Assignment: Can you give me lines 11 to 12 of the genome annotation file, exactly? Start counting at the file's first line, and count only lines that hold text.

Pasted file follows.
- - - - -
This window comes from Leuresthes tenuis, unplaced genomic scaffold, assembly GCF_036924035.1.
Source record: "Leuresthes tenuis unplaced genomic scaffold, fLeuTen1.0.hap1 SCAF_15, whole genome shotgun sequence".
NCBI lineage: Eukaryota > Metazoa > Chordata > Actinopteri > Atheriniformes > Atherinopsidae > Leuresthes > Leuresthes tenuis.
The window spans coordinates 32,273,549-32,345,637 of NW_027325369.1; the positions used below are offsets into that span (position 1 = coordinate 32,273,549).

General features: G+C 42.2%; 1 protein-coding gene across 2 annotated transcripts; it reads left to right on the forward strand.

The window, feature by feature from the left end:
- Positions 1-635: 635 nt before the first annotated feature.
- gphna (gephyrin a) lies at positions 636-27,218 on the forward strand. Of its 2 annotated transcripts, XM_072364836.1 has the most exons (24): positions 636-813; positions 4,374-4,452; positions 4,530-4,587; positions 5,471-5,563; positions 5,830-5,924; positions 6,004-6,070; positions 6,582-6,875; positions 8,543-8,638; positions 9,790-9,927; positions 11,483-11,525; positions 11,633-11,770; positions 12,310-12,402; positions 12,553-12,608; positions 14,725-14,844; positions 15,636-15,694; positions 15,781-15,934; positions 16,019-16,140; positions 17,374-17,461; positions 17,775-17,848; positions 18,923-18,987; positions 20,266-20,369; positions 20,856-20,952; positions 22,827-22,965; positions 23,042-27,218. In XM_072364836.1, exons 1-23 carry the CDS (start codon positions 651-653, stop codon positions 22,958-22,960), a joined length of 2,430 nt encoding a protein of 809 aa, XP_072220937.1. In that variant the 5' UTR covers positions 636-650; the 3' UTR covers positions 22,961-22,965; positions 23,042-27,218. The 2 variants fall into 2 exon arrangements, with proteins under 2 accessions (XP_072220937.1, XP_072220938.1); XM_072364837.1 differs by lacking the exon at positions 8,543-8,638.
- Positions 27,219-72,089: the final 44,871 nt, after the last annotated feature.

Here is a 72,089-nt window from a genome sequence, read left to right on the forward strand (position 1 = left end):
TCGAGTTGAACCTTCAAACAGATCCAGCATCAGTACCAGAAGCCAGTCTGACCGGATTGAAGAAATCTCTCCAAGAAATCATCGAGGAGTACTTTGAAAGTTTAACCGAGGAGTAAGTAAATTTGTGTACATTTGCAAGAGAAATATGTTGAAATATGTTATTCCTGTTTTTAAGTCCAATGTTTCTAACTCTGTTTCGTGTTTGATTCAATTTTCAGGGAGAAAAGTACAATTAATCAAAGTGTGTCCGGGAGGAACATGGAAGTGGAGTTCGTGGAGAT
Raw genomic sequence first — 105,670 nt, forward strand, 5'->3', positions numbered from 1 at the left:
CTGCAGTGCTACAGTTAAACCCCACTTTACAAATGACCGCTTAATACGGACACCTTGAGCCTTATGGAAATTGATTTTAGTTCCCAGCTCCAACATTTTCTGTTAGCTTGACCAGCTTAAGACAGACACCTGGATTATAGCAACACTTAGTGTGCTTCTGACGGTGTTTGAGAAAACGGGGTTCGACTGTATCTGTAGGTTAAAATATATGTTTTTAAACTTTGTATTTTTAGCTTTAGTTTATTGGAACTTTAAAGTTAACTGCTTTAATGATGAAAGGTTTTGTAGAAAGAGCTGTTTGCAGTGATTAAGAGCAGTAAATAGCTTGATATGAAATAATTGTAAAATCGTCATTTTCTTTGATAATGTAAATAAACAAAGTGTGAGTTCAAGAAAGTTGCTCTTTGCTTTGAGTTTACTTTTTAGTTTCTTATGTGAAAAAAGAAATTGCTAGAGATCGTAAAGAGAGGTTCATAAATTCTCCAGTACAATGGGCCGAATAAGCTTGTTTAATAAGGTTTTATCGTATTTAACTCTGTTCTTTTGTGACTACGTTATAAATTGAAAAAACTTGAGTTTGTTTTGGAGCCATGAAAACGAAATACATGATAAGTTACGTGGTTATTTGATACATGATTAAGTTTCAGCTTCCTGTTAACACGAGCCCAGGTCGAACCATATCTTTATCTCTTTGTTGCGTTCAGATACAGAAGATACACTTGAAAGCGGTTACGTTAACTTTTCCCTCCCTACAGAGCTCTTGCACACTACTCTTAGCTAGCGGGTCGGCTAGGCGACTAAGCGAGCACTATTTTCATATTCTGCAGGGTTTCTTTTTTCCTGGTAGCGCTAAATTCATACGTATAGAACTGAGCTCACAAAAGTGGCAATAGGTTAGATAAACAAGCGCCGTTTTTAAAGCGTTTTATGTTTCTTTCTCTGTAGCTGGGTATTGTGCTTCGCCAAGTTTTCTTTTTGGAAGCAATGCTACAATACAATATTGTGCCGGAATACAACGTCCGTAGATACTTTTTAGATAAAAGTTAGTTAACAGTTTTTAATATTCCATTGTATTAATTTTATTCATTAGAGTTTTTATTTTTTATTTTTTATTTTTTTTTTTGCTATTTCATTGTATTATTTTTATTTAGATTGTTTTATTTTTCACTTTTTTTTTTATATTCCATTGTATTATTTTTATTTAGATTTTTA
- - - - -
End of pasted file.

TCGAGTTGAACCTTCAAACAGATCCAGCATCAGTACCAGAAGCCAGTCTGACCGGATTGAAGAAATCTCTCCAAGAAATCATCGAGGAGTACTTTGAAAGTTTAACCGAGGAGTAAGTAAATTTGTGTACATTTGCAAGAGAAATATGTTGAAATATGTTATTCCTGTTTTTAAGTCCAATGTTTCTAACTCTGTTTCGTGTTTGATTCAATTTTCAGGGAGAAAAGTACAATTAATCAAAGTGTGTCCGGGAGGAACATGGAAGTGGAGTTCGTGGAGAT
Raw genomic sequence first — 105,670 nt, forward strand, 5'->3', positions numbered from 1 at the left: